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Canada: Blastomycosis outbreak reported among Constance Lake First Nation




By NewsDesk  @bactiman63

Chief Ramona Sutherland of the Constance Lake First Nation near Timmins, Ontario announced Sunday an outbreak of the fungal infection, blastomycosis.

Blastomyces dermatitidis/CDC

Sutherland said four people from Constance Lake First Nation are confirmed to have blastomycosis, including 3 deaths. The death of one dog was also reported.

What is Blastomyces dermatitidis?

Blastomyces dermatitidis is a fungus lives in moist soil and in association with decomposing organic matter such as wood and leaves. Blastomycosis is a fungal infection usually acquired by breathing in the spores of the fungus. Blastomycosis cannot be spread from person to person or from animals to people.

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Blastomyces dermatitidis is considered a dimorphic fungi- In the environment it exists as a mold with septate aerial hyphae. The hyphae produce conidial spores, which is the source of infection in humans by inhalation. In the body, B. dermatitidis takes the form of a broad-based budding yeast. The yeast may continue to colonize the lungs or disseminate in the bloodstream to other parts of the body, such as the skin, bones and joints, organs, and central nervous system.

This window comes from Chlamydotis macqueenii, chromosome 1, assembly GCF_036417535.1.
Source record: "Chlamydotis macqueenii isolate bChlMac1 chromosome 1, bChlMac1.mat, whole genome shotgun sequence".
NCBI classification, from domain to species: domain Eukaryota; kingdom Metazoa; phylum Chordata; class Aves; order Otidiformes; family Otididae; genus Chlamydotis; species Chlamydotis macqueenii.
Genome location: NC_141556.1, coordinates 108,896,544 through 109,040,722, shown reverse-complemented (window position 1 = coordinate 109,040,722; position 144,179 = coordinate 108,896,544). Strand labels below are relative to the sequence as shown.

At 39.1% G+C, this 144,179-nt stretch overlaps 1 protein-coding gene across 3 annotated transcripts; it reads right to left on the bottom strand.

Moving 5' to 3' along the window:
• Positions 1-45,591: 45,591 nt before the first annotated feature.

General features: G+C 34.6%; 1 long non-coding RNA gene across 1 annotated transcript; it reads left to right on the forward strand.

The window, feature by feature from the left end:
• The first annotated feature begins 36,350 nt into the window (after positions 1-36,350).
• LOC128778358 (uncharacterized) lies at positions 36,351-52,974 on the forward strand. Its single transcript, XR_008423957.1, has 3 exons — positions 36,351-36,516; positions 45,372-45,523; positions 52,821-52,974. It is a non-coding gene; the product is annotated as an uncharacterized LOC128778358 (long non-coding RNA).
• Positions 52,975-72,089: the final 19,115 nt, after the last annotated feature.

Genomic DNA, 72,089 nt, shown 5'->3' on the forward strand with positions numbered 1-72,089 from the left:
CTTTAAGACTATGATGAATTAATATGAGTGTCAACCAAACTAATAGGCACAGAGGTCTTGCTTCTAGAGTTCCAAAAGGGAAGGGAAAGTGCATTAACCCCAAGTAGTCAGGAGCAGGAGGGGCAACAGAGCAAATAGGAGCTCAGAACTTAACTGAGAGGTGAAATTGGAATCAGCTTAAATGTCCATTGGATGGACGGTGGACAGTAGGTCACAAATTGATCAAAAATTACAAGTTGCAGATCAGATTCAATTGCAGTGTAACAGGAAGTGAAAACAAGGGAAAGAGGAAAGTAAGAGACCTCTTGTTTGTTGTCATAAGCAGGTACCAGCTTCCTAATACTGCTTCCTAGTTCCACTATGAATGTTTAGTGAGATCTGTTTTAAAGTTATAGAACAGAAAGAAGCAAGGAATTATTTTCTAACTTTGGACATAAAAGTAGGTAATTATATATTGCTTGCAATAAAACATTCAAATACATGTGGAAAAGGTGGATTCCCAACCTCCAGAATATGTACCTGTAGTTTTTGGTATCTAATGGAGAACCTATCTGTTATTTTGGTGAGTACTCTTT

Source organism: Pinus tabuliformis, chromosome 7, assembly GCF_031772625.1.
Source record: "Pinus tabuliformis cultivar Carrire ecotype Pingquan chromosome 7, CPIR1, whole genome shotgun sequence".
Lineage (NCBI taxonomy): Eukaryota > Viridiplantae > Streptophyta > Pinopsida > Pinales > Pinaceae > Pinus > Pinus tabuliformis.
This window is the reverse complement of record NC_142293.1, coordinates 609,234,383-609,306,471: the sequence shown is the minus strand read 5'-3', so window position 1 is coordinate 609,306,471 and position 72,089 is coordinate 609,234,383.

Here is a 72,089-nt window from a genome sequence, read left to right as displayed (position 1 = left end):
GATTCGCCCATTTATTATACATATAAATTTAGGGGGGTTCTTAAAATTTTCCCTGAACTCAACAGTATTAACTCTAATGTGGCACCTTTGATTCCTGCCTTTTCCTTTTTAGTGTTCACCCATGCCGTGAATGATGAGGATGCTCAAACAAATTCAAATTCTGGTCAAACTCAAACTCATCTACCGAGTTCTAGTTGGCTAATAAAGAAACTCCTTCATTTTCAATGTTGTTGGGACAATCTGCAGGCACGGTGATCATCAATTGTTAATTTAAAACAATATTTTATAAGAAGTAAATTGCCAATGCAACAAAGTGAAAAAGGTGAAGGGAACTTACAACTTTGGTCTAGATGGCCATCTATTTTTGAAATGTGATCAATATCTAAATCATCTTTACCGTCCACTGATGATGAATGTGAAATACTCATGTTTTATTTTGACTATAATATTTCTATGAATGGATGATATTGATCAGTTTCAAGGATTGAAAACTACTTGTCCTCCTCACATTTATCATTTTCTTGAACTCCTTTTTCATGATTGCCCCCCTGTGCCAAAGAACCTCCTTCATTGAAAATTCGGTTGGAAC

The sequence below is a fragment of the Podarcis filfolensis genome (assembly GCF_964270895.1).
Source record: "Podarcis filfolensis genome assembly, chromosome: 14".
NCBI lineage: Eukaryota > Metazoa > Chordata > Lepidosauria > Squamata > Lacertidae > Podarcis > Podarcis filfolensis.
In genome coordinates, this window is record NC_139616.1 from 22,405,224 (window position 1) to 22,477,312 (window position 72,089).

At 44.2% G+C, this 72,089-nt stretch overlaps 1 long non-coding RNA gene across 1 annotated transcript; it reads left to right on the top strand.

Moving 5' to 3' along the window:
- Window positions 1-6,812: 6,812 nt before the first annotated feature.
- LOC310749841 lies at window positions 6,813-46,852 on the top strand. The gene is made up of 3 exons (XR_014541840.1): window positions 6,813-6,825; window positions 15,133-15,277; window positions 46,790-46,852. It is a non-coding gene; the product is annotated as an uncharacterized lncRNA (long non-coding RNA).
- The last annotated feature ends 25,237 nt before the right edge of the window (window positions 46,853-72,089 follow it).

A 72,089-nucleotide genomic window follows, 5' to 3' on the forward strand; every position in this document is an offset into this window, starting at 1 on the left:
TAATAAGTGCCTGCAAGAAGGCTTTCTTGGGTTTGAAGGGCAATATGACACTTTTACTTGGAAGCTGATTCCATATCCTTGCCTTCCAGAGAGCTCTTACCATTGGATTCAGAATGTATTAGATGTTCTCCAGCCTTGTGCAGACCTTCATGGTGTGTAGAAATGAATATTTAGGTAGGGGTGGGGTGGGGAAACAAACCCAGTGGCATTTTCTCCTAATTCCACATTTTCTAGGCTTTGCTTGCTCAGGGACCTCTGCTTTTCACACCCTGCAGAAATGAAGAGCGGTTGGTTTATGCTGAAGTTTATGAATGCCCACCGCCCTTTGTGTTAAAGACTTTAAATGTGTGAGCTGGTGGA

Blastomyces dermatitidis can be found throughout the world, but is most common in parts of North, Central, and South America.

The time between exposure to the spores and when symptoms develop varies widely, ranging from 21 to 100 days. About 50% of infections are asymptomatic (no symptoms).

When symptoms of blastomycosis are present, they may include: Fever, cough, or cough with blood, shortness of breath, muscle aches, bone pain, back pain, chest pain, fatigue, weight loss, chills and/or night sweats and skin sores.

Blastomyces dermatitidis can be treated with the use of anti-fungal drugs.

 




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